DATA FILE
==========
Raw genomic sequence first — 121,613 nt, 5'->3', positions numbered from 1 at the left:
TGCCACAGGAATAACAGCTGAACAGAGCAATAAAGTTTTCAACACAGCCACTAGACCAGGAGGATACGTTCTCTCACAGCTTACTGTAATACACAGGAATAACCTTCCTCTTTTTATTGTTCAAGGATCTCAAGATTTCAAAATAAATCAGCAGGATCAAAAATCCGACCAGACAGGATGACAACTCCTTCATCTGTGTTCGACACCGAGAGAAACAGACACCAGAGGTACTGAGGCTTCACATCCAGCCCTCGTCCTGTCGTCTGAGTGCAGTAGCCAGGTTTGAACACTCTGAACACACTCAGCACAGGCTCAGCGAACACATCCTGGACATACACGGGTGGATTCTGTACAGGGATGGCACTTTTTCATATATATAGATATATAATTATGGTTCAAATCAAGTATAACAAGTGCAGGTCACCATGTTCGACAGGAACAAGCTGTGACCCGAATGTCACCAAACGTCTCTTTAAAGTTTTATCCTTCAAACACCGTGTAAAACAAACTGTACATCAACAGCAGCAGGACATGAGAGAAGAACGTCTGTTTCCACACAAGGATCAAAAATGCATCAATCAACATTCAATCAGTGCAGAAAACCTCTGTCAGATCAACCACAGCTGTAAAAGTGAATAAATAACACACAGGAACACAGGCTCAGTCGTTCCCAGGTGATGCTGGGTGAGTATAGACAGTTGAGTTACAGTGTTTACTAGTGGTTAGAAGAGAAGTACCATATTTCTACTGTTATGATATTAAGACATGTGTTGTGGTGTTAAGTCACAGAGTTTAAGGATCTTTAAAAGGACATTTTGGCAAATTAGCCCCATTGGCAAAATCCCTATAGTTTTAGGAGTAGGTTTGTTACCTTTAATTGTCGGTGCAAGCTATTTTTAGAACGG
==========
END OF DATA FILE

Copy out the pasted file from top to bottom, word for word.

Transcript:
Raw genomic sequence first — 121,613 nt, 5'->3', positions numbered from 1 at the left:
TGCCACAGGAATAACAGCTGAACAGAGCAATAAAGTTTTCAACACAGCCACTAGACCAGGAGGATACGTTCTCTCACAGCTTACTGTAATACACAGGAATAACCTTCCTCTTTTTATTGTTCAAGGATCTCAAGATTTCAAAATAAATCAGCAGGATCAAAAATCCGACCAGACAGGATGACAACTCCTTCATCTGTGTTCGACACCGAGAGAAACAGACACCAGAGGTACTGAGGCTTCACATCCAGCCCTCGTCCTGTCGTCTGAGTGCAGTAGCCAGGTTTGAACACTCTGAACACACTCAGCACAGGCTCAGCGAACACATCCTGGACATACACGGGTGGATTCTGTACAGGGATGGCACTTTTTCATATATATAGATATATAATTATGGTTCAAATCAAGTATAACAAGTGCAGGTCACCATGTTCGACAGGAACAAGCTGTGACCCGAATGTCACCAAACGTCTCTTTAAAGTTTTATCCTTCAAACACCGTGTAAAACAAACTGTACATCAACAGCAGCAGGACATGAGAGAAGAACGTCTGTTTCCACACAAGGATCAAAAATGCATCAATCAACATTCAATCAGTGCAGAAAACCTCTGTCAGATCAACCACAGCTGTAAAAGTGAATAAATAACACACAGGAACACAGGCTCAGTCGTTCCCAGGTGATGCTGGGTGAGTATAGACAGTTGAGTTACAGTGTTTACTAGTGGTTAGAAGAGAAGTACCATATTTCTACTGTTATGATATTAAGACATGTGTTGTGGTGTTAAGTCACAGAGTTTAAGGATCTTTAAAAGGACATTTTGGCAAATTAGCCCCATTGGCAAAATCCCTATAGTTTTAGGAGTAGGTTTGTTACCTTTAATTGTCGGTGCAAGCTATTTTTAGAACGG